Reference : Improving probiotic viability and functionality by bioreactors engineering
Dissertations and theses : Doctoral thesis
Life sciences : Microbiology
http://hdl.handle.net/2268/196542
Improving probiotic viability and functionality by bioreactors engineering
English
Nguyen, Huu Thanh mailto [Université de Liège - ULiège > > > Form. doct. sc. agro. & ingé. biol.]
9-May-2016
University of Liège, ​Gembloux, ​​Belgium
Nguyen Huu Thanh
217
Delvigne, Frank mailto
Thonart, Philippe mailto
Fauconnier, Marie-Laure mailto
Sindic, Marianne mailto
Lognay, Georges mailto
Portetelle, Daniel mailto
Hantson, Anne-Lise mailto
Sinnave, Georges
[en] Probiotic ; Bioreactors engineering ; Viability and fuctionality
[en] There is a growing market for probiotic bacteria, but their production is still the subject to technical limitations, i.e. susceptibility to the stress conditions found during upstream and downstream operations.
In this work, we have investigated the effect of cultivation and drying conditions on Bifidobacterium bifidum MG 25628, a probiotic bacteria being particularly sensitive to bioprocessing conditions.
Previous results have shown that microbial physiology, and the ability of microbes to cope with stress, is dependent of the growth rate and the growth phase. It is also known that the preliminary exposure of microbial cells to sub-lethal stress enhance its robustness. Accordingly, the effect of the exposure of B. bifidum in a two-compartment reactor designed in order to expose the strain to different temperature conditions was investigated. We found that the exposure of B. bifidum at 42°C for 1h at the onset of the stationary phase enhanced significantly survival after freeze-drying. It appeared that the increase in cell survival was attributed to the induction of the synthesis and an exopolysaccharide layer surrounding the cells.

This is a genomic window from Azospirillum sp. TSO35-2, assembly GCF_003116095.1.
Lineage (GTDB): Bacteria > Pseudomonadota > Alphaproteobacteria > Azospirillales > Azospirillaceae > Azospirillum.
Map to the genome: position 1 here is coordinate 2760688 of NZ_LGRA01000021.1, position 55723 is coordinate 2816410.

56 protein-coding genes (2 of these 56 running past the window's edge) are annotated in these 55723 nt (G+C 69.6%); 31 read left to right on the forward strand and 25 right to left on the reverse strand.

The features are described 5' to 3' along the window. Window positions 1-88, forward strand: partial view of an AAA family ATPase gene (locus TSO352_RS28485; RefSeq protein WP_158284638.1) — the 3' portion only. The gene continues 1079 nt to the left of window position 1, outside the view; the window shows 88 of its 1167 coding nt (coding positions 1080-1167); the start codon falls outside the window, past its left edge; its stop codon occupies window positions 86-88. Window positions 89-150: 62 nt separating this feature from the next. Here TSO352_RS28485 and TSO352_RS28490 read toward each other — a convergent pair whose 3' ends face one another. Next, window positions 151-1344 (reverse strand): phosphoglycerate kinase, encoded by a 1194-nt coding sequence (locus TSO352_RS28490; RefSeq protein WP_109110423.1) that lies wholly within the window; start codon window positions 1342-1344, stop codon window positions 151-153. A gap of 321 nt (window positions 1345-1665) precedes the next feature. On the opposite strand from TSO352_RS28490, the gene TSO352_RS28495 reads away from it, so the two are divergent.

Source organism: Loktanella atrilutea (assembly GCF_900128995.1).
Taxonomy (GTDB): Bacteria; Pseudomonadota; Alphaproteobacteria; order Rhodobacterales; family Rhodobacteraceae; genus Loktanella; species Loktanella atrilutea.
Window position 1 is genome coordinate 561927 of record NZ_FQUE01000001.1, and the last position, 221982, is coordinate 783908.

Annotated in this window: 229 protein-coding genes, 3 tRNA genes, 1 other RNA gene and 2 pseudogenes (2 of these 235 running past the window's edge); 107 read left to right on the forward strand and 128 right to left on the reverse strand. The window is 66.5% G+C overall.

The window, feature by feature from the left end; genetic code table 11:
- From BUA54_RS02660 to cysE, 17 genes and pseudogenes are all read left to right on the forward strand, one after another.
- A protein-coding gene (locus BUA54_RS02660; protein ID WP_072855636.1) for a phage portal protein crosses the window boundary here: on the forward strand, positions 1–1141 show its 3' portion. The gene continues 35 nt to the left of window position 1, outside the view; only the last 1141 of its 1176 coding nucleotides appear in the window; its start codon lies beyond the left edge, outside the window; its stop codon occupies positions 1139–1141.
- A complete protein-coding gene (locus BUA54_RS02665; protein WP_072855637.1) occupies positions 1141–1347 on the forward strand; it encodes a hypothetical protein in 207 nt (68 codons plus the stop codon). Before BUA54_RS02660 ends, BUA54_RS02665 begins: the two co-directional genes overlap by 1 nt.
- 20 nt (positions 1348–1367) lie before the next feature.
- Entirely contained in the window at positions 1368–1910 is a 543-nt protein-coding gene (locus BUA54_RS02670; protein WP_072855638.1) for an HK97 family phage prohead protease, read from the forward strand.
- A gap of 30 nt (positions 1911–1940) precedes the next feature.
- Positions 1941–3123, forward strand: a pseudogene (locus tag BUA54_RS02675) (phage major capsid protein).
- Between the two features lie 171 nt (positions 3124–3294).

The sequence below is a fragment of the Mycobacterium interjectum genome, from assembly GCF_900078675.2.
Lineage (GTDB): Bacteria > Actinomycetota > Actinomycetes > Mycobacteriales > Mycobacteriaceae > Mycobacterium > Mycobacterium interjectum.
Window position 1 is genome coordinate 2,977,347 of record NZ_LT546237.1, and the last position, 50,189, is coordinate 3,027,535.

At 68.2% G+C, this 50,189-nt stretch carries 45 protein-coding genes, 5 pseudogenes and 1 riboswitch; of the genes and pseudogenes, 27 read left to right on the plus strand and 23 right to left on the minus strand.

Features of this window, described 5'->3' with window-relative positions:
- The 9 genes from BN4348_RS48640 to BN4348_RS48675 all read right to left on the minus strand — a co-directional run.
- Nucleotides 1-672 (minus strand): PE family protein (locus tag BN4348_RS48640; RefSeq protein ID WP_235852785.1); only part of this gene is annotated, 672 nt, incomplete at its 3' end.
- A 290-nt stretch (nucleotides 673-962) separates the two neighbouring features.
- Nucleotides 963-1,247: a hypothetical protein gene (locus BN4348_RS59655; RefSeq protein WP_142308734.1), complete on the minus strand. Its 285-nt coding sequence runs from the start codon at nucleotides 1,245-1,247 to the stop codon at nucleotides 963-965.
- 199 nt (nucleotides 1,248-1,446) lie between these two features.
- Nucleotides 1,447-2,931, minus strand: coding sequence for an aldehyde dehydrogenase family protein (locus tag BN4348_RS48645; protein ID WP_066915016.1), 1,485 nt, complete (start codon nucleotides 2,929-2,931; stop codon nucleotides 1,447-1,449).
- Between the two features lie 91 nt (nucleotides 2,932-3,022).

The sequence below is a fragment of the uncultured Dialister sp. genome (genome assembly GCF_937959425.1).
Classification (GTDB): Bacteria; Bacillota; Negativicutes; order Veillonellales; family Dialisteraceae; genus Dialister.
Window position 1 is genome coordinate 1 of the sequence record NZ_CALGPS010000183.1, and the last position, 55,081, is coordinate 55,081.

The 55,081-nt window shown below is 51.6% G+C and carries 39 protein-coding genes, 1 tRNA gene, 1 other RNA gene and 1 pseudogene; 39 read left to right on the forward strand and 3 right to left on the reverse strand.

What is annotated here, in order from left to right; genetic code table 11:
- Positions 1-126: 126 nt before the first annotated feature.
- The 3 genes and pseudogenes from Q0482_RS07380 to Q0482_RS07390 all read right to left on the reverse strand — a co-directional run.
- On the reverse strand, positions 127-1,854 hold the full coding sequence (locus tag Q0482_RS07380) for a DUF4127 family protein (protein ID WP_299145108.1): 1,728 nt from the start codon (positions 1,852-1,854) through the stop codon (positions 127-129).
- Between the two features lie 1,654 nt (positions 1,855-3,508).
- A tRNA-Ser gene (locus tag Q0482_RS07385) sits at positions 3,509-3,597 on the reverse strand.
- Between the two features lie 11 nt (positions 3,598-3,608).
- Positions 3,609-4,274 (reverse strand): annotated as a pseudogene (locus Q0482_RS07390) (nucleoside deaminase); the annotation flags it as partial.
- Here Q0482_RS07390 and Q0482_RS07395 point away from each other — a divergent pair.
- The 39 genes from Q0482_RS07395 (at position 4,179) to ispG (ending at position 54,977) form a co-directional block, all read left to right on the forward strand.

The method involving the exposure of the strain to sub-lethal temperature stress was further successfully scaled-up to a bioreactor volume of 2000 L.
EPS synthesis can also be stimulated by sparing the bioreactor with carbon dioxide. In this context, we investigated the EPS yield in two specific bioreactor designs for the intensification of the CO2 gas-liquid mass transfer, i.e. a trickle bed and a falling-film microreactor. Depending of the operating conditions, these two bioreactor configurations led to a significant improvement in EPS synthesis (around 21 g/L). Extensive comparative proteomic analysis confirmed the impact on CO2 mass transfer on cell physiology, notably by enhancing the intracellular concentration of two key enzymes implied in carbonate uptake, i.e. phosphoenolpyruvate carboxylase and carbamoyl phosphate synthase.
Taken altogether, these results point out that biochemical engineering parameters can be used as a very efficient strategy for improving probiotic robustness. Additionally, this non-GMO approach is more suited to the consumer expectations.
Microbial Processes and Interactions (MiPI)
Researchers ; Professionals ; Students
http://hdl.handle.net/2268/196542

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